2016 poster for the Wizard of Oz

The Wizard of OZ
A Main Stage Production

Featuring performers ages 6-20

This show is Rated G

By L. Frank Baum
With Music and Lyrics
by Harold Arlen and E. Y. Harburg
Background Music by Herbert Stothart

November 4-20, 2016
Harris Center at Folsom Lake College

Director: Debbie Wilson
Choreographer: Anjie Rose Wilson
Vocal Director: Jennifer Wittmayer
Costumer: Christine Martorana

Theatrical Review – The Wizard of OZ 

By Dick Frantzreb

I know something about you. The 1939 movie, The Wizard of OZ, is a precious memory from your childhood, as it is from mine. I’m pretty sure I know something else about you. You would absolutely love El Dorado Musical Theatre’s current production of this treasured story.

I just saw opening night of the show, and it is utterly, utterly charming. And much as I loved the movie, there are many ways in which this show is better. For one thing, you can’t beat the magic of a live performance. But this live performance satisfies and delights in so many ways. What’s especially satisfying is that it follows the plot and even the dialog of the movie almost exactly. But the delight comes in the special touches.

For one thing the Munchkins are kids — talented kids — and much better singers than dwarves. I really mean that. I was surprised at the quality of their ensemble singing, demonstrating the effective coaching by Vocal Director Jennifer Wittmayer and her Vocal Captains. And newly promoted Choreographer Anjie Rose Wilson has given them wonderful routines to accompany the music. That’s one of the ways in which this stage production outdoes the movie: there is a lot more choreography, and it’s all great fun to watch.

Maybe it goes without saying, but these Munchkins — with their imaginative and colorful costumes — are as cute as they can be. But the cuteness doesn’t stop there, because these same kids come back as Trees, Poppies, Ice Dancers, Emerald City Citizens, Jitterbugs and Winkies (soldiers of the Wicked Witch) — each time with dazzling costumes (including some totally outrageous headgear), thanks to the fertile minds of Costume Manager, Christine Martorana, Costume Designer, Karen McConnell and the army that is the Costume Team.

This show is double-cast, with 62 performers in each cast. I saw the Ruby Cast, and the principal characters were superb. Dalton Johnson was the Scarecrow, and to me, he was every bit as limber as Ray Bolger, and maybe even a better singer. Luke Villanueva also sang beautifully to accompany his clunky movements as the Tin Man. And I have to say that, for me, Justin Harvey’s portrayal of the Cowardly Lion was better than Bert Lahr’s. He mastered Lahr’s shtick and had me and everyone around me laughing throughout the show.

Madison Sykes’ portrayal of Dorothy was arresting: it was so good that it seemed that she was channeling Judy Garland — voice, mannerisms, and all. And the Wicked Witch? Lindsey Hunter was perfect, so perfect that you probably shouldn’t bring very young children to see the show. Her costume was authentic, her make-up was frightful, and she absolutely mastered the Margaret Hamilton-voice that has been the standard for witches since 1939. Up and down the cast list, the acting in this show was outstanding. You don’t make accommodations for the youth of EDMT performers; they deliver.

You can tell that I was charmed by the Ruby Cast, but looking at the Emerald Cast, I see many of my favorite EDMT performers in principal roles. How can I resist going back to see them in this extraordinary production? Then there is the one character who plays the same role in both casts: Buster Pawsey as Toto. This utterly adorable little guy pranced on and off-stage by himself, hitting every cue, and stayed calm in Dorothy’s arms or in the arms of others as they passed him around. It was amazing how many scenes he was in, and though he didn’t steal every scene, he stole the hearts of everyone in the audience.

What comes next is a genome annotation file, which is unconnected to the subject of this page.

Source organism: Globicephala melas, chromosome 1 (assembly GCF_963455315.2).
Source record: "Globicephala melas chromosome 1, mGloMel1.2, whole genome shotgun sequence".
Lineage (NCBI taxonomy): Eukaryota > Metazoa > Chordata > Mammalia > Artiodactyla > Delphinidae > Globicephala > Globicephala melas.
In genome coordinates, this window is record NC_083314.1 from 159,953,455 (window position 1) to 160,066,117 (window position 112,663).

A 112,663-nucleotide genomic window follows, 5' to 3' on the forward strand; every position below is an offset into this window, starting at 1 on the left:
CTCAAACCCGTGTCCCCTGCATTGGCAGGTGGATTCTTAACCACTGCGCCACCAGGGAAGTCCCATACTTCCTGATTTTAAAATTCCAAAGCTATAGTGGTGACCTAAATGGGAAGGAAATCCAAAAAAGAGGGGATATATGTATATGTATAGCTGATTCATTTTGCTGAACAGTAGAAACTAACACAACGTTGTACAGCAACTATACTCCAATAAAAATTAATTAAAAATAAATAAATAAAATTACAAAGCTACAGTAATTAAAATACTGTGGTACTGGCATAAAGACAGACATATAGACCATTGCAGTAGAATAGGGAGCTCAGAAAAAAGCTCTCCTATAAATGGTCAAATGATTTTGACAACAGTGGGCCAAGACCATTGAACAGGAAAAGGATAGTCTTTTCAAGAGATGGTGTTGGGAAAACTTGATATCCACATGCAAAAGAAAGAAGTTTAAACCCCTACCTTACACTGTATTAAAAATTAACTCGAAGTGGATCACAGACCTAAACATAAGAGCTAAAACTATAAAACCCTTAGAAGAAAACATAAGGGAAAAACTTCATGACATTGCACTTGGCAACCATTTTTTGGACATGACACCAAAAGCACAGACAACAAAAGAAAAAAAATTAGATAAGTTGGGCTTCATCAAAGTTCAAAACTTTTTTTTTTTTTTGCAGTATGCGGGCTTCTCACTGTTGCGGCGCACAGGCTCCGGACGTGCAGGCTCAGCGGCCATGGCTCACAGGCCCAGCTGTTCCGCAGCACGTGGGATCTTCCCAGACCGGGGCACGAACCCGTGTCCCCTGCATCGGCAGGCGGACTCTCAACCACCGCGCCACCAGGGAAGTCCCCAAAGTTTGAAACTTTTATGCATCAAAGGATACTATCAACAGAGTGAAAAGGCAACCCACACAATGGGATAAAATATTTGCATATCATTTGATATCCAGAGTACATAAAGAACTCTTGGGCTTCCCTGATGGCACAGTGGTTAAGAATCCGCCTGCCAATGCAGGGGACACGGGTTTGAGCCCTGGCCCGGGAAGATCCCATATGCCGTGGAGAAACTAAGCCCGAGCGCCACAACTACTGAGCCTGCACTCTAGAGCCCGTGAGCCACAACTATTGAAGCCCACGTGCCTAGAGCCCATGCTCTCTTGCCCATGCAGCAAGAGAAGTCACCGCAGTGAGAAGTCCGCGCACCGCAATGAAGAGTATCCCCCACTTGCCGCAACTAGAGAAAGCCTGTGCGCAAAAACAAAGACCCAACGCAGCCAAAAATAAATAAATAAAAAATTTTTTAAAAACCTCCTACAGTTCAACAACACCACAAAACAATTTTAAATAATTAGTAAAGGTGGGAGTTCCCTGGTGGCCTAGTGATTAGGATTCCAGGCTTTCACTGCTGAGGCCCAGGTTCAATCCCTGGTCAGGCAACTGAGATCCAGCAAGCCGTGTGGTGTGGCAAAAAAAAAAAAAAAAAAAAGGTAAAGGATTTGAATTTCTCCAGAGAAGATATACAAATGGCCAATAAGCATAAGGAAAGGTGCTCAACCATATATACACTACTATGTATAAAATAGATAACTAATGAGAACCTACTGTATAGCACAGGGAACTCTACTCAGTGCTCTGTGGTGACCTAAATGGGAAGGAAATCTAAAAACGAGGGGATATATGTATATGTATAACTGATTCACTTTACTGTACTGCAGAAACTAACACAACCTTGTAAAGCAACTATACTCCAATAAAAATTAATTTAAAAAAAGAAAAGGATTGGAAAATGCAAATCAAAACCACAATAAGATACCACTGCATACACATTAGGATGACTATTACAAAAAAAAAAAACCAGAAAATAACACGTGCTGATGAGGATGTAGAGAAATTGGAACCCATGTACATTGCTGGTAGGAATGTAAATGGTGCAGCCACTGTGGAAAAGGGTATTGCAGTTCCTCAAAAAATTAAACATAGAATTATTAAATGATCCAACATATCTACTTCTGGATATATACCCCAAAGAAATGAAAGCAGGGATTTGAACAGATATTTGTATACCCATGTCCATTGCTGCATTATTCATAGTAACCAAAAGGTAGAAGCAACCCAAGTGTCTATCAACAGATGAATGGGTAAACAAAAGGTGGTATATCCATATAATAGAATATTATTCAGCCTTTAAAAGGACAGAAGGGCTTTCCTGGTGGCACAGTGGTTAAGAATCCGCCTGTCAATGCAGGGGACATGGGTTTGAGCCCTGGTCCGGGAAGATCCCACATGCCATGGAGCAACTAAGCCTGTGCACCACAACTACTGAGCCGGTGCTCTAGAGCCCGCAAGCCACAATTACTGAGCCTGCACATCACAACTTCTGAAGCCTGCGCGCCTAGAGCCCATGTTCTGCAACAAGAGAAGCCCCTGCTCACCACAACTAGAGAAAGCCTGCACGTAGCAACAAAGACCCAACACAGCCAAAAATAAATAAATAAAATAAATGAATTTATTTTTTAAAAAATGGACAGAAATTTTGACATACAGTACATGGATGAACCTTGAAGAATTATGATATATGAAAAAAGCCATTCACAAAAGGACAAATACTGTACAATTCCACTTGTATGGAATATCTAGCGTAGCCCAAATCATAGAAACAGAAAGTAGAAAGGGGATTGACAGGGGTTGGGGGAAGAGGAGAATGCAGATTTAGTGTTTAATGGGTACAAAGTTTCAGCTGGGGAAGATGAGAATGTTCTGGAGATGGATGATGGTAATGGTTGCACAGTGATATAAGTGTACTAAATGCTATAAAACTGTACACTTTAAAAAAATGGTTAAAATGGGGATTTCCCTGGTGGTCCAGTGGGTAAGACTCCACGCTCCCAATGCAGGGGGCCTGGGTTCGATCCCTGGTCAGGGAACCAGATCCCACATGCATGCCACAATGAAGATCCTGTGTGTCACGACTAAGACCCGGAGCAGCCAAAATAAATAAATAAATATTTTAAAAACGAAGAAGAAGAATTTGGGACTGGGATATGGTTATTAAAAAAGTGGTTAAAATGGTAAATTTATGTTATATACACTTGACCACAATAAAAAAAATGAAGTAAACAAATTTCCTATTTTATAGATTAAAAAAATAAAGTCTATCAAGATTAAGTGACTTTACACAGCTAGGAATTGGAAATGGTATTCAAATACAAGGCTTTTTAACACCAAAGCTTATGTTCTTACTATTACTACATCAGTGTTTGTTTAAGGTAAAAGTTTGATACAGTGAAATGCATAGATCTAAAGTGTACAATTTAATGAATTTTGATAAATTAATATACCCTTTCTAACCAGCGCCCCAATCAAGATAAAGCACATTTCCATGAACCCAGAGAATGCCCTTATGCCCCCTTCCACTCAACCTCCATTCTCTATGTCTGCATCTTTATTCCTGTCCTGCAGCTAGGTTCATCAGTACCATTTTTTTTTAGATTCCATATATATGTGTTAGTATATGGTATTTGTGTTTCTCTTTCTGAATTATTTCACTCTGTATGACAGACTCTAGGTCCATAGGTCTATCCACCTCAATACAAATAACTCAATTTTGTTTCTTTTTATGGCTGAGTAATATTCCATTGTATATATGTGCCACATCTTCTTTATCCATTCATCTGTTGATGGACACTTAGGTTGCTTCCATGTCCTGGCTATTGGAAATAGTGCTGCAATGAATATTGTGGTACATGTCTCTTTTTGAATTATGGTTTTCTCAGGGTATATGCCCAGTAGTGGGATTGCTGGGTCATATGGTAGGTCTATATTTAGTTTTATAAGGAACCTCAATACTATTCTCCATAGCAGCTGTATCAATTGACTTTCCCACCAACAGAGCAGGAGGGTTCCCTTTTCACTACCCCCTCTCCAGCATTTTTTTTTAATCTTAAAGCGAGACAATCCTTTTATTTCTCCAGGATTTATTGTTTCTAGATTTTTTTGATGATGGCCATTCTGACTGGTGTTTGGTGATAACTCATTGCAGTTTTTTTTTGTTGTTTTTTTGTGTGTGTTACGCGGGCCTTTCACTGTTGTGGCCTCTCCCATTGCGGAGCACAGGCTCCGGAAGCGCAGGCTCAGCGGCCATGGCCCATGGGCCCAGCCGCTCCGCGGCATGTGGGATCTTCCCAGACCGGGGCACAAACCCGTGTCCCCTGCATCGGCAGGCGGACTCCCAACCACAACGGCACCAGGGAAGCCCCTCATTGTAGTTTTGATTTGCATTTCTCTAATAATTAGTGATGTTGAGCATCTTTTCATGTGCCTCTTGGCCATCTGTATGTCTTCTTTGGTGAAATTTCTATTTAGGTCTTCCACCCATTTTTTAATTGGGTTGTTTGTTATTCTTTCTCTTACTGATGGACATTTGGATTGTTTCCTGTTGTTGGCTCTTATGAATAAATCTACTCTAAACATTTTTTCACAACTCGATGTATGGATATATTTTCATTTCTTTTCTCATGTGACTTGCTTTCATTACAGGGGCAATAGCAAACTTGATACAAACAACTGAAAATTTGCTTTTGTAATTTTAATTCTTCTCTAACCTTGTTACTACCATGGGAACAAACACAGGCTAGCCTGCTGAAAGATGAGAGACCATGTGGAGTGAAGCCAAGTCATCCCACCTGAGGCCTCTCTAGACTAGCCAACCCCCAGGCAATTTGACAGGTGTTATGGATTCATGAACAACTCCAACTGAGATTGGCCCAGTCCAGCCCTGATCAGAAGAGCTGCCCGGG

Did you notice I mentioned “Jitterbugs” above? “The Jitterbug” was a song and scene in this production that was cut from the movie. But this is only one way in which this production goes beyond that movie experience that you remember so well. For one thing, there is the “flying.” Dorothy is literally blown away in the tornado, and the nasty Miss Gultch — on her bicycle — flies through the air, as well. Glinda floats in seated on a throne. Monkeys fly. And the Wicked Witch enters more often 15 feet above the stage than she does from ground level.

But the flying is not even the most dramatic effect. Projection Designer Zach Wilson outdoes himself with each succeeding EDMT show. Apart from the colorful and realistic static projections that set each scene, there is animation in many of the projections and a neat trick of changing perspective to give a different perspective of the Yellow Brick Road. The presentation of the tornado was nothing less than a work of art. And the video of the menacing Wicked Witch, her face 15 feet high, was chilling. I have to say, though, I was blown away by the flames of fire coordinated with bursts of sound when OZ is first speaking to Dorothy and her friends — another effect that would be too much for the very youngest children.

There was so much more to this production: realistic sets, special effects, clever props and the occasional bit of magic, such as the moment when the Ruby Slippers disappeared from the feet of the Wicked Witch of the East before Dorothy stepped out wearing them. And now and then there was a reference to contemporary culture that delighted those of us who caught it. There’s not question: this was a triumph of stagecraft.

Director Debbie Wilson has delivered another masterpiece, again with the support of Producer Alicia Soto, and dedicated legion of hard-working and creative volunteers. All of them have made this a professional production in every sense of the word. So do yourself a favor and relive “The Wizard of OZ” in a new way. And if there are children in your life, bring them and share the wonder with them. Many years from now when they recall “The Wizard of OZ,” it won’t be the movie they’ll be thinking about; it will be this wonderful production.

Theatrical Review – The Wizard of OZ

By Ken Kiunke, Gold Country Publications